In this situation, the child’s grandiose self is actively cultivated by the parents.
These children grow up to believe that others are worthless unless they are useful to in fulfilling their own selfish desires. They become domineering as individuals. When they don’t get their way, they can become extremely hostile.
Children who grow up being made to feel that they can do no wrong expect others to do what they want and to support them at all costs. Underneath this strident exterior, children raised with over-the-top mirroring are just as vulnerable as children who were raised with an absence of mirroring. They have the same vulnerabilities and suffer from a deep sense of insecurity about their relationships and their sense of self.
I hope this post has given you some insight into how narcissistic personality disorder develops. Hopefully, this insight will give you a greater degree of compassion for those who suffer from NPD.
Now, let’s hear from you:
When you think of the person in your life whom you think might suffer from NPD, could this childhood description account for some of the problematic behaviors that you see with this person today?
Leave me your comments below. I look forward to reading them!
Thank you, Gabrielle for providing this information, especially with regard to the impact of the absence and the over-the top mirroring on narcissistic behaviour.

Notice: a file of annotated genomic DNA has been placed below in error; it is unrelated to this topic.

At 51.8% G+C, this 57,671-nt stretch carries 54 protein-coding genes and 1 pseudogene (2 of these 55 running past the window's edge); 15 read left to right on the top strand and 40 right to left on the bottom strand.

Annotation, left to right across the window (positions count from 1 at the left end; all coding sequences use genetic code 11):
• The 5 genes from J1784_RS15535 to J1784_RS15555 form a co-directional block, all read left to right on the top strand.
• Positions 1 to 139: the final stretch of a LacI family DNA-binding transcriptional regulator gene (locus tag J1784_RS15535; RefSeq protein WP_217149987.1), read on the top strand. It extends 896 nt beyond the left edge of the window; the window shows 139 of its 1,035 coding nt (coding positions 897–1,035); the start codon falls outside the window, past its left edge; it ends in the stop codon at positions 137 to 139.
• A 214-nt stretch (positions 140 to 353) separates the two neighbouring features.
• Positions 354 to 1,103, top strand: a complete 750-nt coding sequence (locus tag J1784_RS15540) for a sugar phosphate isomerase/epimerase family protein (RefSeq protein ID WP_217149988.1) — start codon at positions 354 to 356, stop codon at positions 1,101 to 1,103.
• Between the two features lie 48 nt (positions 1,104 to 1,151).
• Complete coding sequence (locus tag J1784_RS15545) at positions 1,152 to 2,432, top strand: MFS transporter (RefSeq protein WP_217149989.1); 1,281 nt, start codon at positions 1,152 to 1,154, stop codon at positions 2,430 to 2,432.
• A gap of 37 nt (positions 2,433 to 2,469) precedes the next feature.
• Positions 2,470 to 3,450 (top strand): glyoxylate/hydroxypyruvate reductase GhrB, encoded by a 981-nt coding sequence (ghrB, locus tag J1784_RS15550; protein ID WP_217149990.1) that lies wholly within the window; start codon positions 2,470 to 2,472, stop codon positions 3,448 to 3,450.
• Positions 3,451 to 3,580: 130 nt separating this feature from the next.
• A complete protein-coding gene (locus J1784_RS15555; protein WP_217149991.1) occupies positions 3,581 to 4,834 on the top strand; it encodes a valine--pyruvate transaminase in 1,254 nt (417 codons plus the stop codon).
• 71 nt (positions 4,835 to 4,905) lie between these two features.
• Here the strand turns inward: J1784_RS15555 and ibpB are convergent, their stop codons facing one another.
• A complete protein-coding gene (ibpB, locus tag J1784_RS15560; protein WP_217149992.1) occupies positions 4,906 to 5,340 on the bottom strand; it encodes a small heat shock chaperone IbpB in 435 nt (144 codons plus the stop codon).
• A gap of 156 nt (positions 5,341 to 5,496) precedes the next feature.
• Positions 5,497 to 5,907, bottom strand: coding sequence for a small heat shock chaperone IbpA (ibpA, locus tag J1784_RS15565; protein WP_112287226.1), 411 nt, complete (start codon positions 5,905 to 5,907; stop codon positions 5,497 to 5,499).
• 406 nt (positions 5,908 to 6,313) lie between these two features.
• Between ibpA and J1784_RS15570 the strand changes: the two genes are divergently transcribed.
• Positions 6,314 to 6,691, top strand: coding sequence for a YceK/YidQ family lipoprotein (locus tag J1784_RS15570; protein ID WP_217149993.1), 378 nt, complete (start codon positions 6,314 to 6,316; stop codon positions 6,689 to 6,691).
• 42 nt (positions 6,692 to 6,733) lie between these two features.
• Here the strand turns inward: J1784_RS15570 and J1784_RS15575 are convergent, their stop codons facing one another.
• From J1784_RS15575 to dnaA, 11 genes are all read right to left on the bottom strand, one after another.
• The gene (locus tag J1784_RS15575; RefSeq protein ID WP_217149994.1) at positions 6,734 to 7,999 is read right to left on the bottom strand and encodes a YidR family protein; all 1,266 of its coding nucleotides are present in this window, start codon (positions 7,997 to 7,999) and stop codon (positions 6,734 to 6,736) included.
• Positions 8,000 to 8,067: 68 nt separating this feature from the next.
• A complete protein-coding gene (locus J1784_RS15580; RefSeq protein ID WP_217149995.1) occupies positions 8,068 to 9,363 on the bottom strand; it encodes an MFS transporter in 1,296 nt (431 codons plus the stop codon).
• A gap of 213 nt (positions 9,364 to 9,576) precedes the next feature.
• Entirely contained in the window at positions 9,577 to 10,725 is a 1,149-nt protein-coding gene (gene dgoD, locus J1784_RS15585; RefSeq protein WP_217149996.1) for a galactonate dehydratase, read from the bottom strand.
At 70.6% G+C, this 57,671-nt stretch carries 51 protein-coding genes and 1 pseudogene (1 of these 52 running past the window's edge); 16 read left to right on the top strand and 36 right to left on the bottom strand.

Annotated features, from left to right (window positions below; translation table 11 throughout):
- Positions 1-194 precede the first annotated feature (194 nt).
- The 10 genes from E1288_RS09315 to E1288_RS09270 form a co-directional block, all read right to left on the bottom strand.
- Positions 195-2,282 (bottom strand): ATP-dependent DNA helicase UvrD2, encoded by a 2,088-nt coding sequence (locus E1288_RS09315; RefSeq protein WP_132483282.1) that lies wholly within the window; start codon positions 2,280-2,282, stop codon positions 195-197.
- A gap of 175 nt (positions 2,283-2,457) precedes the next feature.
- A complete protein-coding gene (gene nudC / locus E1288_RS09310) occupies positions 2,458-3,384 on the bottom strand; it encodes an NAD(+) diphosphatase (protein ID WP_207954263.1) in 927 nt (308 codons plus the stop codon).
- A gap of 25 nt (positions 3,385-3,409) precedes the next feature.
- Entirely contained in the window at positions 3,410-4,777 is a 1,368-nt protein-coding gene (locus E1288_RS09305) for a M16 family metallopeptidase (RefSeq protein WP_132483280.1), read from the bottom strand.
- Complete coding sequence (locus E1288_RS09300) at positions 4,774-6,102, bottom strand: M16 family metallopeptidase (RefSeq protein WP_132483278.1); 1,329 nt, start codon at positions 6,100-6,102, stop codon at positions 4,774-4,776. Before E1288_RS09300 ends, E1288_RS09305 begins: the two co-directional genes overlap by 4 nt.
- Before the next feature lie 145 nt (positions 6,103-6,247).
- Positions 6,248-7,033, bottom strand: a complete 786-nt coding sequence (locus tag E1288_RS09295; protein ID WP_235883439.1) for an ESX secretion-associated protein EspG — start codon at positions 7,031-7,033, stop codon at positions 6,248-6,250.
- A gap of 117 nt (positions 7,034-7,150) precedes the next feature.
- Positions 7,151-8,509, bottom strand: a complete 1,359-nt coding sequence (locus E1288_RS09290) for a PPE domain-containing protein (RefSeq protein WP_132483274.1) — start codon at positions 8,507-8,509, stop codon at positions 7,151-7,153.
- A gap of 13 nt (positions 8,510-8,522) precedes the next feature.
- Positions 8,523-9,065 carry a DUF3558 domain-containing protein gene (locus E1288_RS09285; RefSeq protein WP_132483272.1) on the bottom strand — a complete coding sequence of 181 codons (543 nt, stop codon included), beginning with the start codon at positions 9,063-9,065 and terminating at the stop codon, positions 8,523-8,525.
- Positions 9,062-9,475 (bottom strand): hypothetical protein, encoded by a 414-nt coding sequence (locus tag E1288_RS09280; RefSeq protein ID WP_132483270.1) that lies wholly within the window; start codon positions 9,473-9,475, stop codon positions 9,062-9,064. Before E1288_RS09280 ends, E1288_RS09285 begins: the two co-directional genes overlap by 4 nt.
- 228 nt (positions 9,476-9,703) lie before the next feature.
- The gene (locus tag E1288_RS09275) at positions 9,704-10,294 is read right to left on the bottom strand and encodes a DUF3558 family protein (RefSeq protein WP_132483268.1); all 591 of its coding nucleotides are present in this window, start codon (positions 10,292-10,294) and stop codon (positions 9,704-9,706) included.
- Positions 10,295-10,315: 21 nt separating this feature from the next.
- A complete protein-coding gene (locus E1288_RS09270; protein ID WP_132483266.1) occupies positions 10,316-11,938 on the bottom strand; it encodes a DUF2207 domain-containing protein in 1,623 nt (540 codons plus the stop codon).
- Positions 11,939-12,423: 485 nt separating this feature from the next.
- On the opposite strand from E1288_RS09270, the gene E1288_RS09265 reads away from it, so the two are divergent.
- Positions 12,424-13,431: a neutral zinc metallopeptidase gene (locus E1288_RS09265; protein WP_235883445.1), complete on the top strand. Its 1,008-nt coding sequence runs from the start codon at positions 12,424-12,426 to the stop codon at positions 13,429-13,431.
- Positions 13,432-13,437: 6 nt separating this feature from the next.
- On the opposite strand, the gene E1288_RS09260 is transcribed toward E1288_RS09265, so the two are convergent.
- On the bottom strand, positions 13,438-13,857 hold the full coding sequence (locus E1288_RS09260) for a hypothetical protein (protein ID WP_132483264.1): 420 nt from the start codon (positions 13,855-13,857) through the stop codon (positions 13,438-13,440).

Over the last 18 months I have been reading a lot of research, listened to blogs and webinars, and watched many YouTube videos on relationships, especially narcissism.
I have only very recently come across your posts and information, which I find immensely helpful. I do like your straight forward approach yet without any indication of what I believe is a problem in our society: a judgmental, blaming and shaming culture.
I believe to have been in a recent relatively short relationship (after remaining ‘single’ by choice) where I experienced a lot of the behavioural signs of narcissism in my partner, which I would attribute to over-the top mirroring in childhood – based on very brief disclosures by my partner.
On my part the learnings of not necessarily total absence of mirroring in very early childhood (I believe), but being told as I grew up that I was only who I am/have become because of the ‘man’ in my life, had impacted my early sense of insecurity and lack of self-worth.
I always say that no matter what kind of relationship – it takes two to tango…
I only started my journey of higher education as a behavioral scientist at the age of 39, with two small children and going through divorce, now over 25 years ago.
My recent relationship experience has motivated me to revisit my previous life lessons and insights. And your information and your approach I find truly refreshing and most valuable.
Thank you, Gabrielle!
So how do I save my child now? Father never looked at her, sad. She is exhibits most if not all of the s/s of NPD.
How to help would depend on the age of the child. The good news is that children will always focus on connecting with the caregivers in their lives who are available and sensitive to them. So if your child received affection and warmth from yourself, it will have a positive impact on their development, despite having one parent who was emotionally absent.